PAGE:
Effects of vibration training in reducing risk of slip-related falls among young adults with obesity

17/05/2017

Source: Journal of Biomechanics, 2017, online

Follow this link for the abstract

Date of publication: April 2017

Publication type: Journal article

In a nutshell: This study examined the effects of controlled whole-body vibration training on reducing risk of slip-related falls in obese people. Twenty-three young adults with obesity were randomly assigned into either the vibration or placebo group. Both groups were also exposed to a standardized slip induced by a treadmill during gait prior to and following the training. Dynamic stability and fall incidences responding to the slip were also assessed. The results indicated that vibration training significantly increased the muscle strength and improved dynamic stability control at recovery touchdown after the slip occurrence. Vibration-based training could be a promising alternative or additional modality to active exercise-based fall prevention programs for people with obesity.

Length of publication: 1 page

Some important notes: Please contact your local NHS Library for the full text of the article. Follow this link to find your local NHS Library.

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Effects of obesity in recovering stability after a treadmill slip

21/02/2017

Source: Journal of Biomechanics, 2017, online

Follow this link for the abstract

Date of publication: January 2017

Publication type: Journal article

In a nutshell: This study investigated the effects of obesity on falls and dynamic stability control in young adults subjected to a standardized treadmill-induced gait-slip. Trials were categorized as a fall or recovery based on the reliance of the subject on external support following the slip. Compared with the normal-weight group, the obese group demonstrated less relative muscle strength and fell more after the slip. Obese people’s dynamic stability after slip was impaired possibly due to the inability of controlling the trunk segment’s backward lean movement. Obesity therefore most likely influences ability to recover from slips. Interventions must be aimed at balance recovery among individuals with obesity.

Length of publication: 1 page

Some important notes: Please contact your local NHS Library for the full text of the article. Follow this link to find your local NHS Library.


Body mass index, falls, and injurious falls among U.S. adults

19/10/2016

Source: Preventive Medicine, 2016, Vol 91 p. 217-223

Follow this link for the abstract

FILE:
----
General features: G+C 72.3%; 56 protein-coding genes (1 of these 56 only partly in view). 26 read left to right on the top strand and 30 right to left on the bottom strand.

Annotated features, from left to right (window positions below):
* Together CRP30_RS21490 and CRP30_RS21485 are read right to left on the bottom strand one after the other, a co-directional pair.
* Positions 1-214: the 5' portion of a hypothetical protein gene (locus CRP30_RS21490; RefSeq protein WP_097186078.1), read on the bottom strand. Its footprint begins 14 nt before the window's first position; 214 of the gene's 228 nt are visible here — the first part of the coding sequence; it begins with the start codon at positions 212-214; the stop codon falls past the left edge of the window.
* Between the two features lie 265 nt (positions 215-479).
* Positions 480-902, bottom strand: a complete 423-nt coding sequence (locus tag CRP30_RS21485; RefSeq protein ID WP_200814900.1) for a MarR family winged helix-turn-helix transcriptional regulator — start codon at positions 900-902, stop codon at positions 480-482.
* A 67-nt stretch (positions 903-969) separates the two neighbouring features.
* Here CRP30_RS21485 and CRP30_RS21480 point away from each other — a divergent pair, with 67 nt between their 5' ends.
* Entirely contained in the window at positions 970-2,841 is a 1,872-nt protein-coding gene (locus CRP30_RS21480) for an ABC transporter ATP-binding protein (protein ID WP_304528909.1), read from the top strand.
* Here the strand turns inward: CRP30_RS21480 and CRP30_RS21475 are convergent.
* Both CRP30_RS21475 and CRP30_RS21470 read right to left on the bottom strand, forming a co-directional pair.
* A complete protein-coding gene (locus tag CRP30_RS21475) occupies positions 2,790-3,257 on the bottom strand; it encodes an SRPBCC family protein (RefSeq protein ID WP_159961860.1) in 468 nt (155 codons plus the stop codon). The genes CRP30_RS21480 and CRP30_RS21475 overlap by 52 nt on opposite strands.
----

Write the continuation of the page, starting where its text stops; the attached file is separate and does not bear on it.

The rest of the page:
Date of publication: October 2016

Publication type: Journal article

In a nutshell: Falls are an important health concern because they are associated with loss of independence and disability, particularly among women. This study determined the age- and sex-specific prevalence of injurious falls among adults in the United States and examined the impact of obesity on fall risk. Not only are mid-life women at high risk for falls, but the class II/III obesity is a risk factor for injurious falls. Targeting mid-life women for fall and injury prevention is an important aim for practitioners, particularly given unique correlates of falling for this group.

Length of publication: 6 pages

Some important notes: Please contact your local NHS Library for the full text of the article. Follow this link to find your local NHS Library.


More laboratory-induced slips occur among obese individuals

14/03/2016

Source: Journal of Biomechanics, 2016, online

Follow this link for the abstract

Date of publication: February 2016

Publication type: Journal article

In a nutshell: Slip falls can be serious, estimated to cause 40-50% of all fall related injuries. Epidemiological data indicates that older and obese adults experience more falls than young, non-obese individuals. This study investigated the effects of obesity and age on slip severity from laboratory-induced slips. Obesity did not affect slip distance, slip duration or peak slip speed, but obese individuals were more than eight times more likely to experience a fall than non-obese individuals when adjusting for certain factors. These results indicate that obesity may be a significant risk factor for experiencing slip-induced falls.

Length of publication: 1 page

Some important notes: Please contact your local NHS Library for the full text of the article. Follow this link to find your local NHS Library.